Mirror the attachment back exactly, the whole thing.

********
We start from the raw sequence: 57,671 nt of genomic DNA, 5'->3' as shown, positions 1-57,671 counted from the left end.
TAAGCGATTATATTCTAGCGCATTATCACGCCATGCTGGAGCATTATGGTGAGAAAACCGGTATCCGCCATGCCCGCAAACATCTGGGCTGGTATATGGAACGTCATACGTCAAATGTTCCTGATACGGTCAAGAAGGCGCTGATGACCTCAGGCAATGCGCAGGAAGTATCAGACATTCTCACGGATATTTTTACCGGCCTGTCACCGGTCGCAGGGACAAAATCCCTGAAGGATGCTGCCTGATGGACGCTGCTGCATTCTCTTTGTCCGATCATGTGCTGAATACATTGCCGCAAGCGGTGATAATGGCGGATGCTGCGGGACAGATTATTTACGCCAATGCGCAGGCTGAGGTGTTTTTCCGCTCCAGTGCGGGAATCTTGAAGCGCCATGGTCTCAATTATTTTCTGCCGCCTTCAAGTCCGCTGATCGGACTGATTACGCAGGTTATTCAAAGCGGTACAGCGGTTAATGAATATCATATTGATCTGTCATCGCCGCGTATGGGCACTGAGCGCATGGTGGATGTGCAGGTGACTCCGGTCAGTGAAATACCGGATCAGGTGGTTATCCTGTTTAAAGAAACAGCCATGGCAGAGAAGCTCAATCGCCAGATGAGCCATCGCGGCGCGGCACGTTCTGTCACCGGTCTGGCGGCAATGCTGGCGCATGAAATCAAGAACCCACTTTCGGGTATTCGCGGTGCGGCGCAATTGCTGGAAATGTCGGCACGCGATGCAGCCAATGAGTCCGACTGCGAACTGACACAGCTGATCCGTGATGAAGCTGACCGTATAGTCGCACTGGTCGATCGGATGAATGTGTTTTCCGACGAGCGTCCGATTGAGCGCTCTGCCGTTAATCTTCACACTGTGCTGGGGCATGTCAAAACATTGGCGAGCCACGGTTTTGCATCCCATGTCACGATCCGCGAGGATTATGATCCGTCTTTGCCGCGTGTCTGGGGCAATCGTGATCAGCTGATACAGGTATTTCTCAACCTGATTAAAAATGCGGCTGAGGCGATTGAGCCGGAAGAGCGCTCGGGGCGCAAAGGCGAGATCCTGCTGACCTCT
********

We start from the raw sequence: 57,671 nt of genomic DNA, 5'->3' as shown, positions 1-57,671 counted from the left end.
TAAGCGATTATATTCTAGCGCATTATCACGCCATGCTGGAGCATTATGGTGAGAAAACCGGTATCCGCCATGCCCGCAAACATCTGGGCTGGTATATGGAACGTCATACGTCAAATGTTCCTGATACGGTCAAGAAGGCGCTGATGACCTCAGGCAATGCGCAGGAAGTATCAGACATTCTCACGGATATTTTTACCGGCCTGTCACCGGTCGCAGGGACAAAATCCCTGAAGGATGCTGCCTGATGGACGCTGCTGCATTCTCTTTGTCCGATCATGTGCTGAATACATTGCCGCAAGCGGTGATAATGGCGGATGCTGCGGGACAGATTATTTACGCCAATGCGCAGGCTGAGGTGTTTTTCCGCTCCAGTGCGGGAATCTTGAAGCGCCATGGTCTCAATTATTTTCTGCCGCCTTCAAGTCCGCTGATCGGACTGATTACGCAGGTTATTCAAAGCGGTACAGCGGTTAATGAATATCATATTGATCTGTCATCGCCGCGTATGGGCACTGAGCGCATGGTGGATGTGCAGGTGACTCCGGTCAGTGAAATACCGGATCAGGTGGTTATCCTGTTTAAAGAAACAGCCATGGCAGAGAAGCTCAATCGCCAGATGAGCCATCGCGGCGCGGCACGTTCTGTCACCGGTCTGGCGGCAATGCTGGCGCATGAAATCAAGAACCCACTTTCGGGTATTCGCGGTGCGGCGCAATTGCTGGAAATGTCGGCACGCGATGCAGCCAATGAGTCCGACTGCGAACTGACACAGCTGATCCGTGATGAAGCTGACCGTATAGTCGCACTGGTCGATCGGATGAATGTGTTTTCCGACGAGCGTCCGATTGAGCGCTCTGCCGTTAATCTTCACACTGTGCTGGGGCATGTCAAAACATTGGCGAGCCACGGTTTTGCATCCCATGTCACGATCCGCGAGGATTATGATCCGTCTTTGCCGCGTGTCTGGGGCAATCGTGATCAGCTGATACAGGTATTTCTCAACCTGATTAAAAATGCGGCTGAGGCGATTGAGCCGGAAGAGCGCTCGGGGCGCAAAGGCGAGATCCTGCTGACCTCT